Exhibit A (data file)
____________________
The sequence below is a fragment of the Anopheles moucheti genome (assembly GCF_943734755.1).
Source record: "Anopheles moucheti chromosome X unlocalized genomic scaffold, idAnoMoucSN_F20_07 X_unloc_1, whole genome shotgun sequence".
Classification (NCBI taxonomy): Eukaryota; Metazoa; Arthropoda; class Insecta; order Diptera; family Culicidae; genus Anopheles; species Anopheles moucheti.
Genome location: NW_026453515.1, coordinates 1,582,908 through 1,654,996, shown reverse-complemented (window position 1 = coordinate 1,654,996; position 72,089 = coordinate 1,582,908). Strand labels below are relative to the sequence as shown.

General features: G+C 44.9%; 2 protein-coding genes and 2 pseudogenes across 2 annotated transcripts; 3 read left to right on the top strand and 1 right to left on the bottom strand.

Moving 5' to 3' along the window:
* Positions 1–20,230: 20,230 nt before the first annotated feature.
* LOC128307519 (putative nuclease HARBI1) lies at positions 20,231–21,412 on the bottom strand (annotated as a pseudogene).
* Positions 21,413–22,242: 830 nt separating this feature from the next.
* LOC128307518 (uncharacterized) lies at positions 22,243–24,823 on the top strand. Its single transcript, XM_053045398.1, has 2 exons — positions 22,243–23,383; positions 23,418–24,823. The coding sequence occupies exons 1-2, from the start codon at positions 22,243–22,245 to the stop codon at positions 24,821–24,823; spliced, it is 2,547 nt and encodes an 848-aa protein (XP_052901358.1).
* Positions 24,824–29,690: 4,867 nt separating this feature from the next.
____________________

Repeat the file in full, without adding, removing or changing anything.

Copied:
The sequence below is a fragment of the Anopheles moucheti genome (assembly GCF_943734755.1).
Source record: "Anopheles moucheti chromosome X unlocalized genomic scaffold, idAnoMoucSN_F20_07 X_unloc_1, whole genome shotgun sequence".
Classification (NCBI taxonomy): Eukaryota; Metazoa; Arthropoda; class Insecta; order Diptera; family Culicidae; genus Anopheles; species Anopheles moucheti.
Genome location: NW_026453515.1, coordinates 1,582,908 through 1,654,996, shown reverse-complemented (window position 1 = coordinate 1,654,996; position 72,089 = coordinate 1,582,908). Strand labels below are relative to the sequence as shown.

General features: G+C 44.9%; 2 protein-coding genes and 2 pseudogenes across 2 annotated transcripts; 3 read left to right on the top strand and 1 right to left on the bottom strand.

Moving 5' to 3' along the window:
* Positions 1–20,230: 20,230 nt before the first annotated feature.
* LOC128307519 (putative nuclease HARBI1) lies at positions 20,231–21,412 on the bottom strand (annotated as a pseudogene).
* Positions 21,413–22,242: 830 nt separating this feature from the next.
* LOC128307518 (uncharacterized) lies at positions 22,243–24,823 on the top strand. Its single transcript, XM_053045398.1, has 2 exons — positions 22,243–23,383; positions 23,418–24,823. The coding sequence occupies exons 1-2, from the start codon at positions 22,243–22,245 to the stop codon at positions 24,821–24,823; spliced, it is 2,547 nt and encodes an 848-aa protein (XP_052901358.1).
* Positions 24,824–29,690: 4,867 nt separating this feature from the next.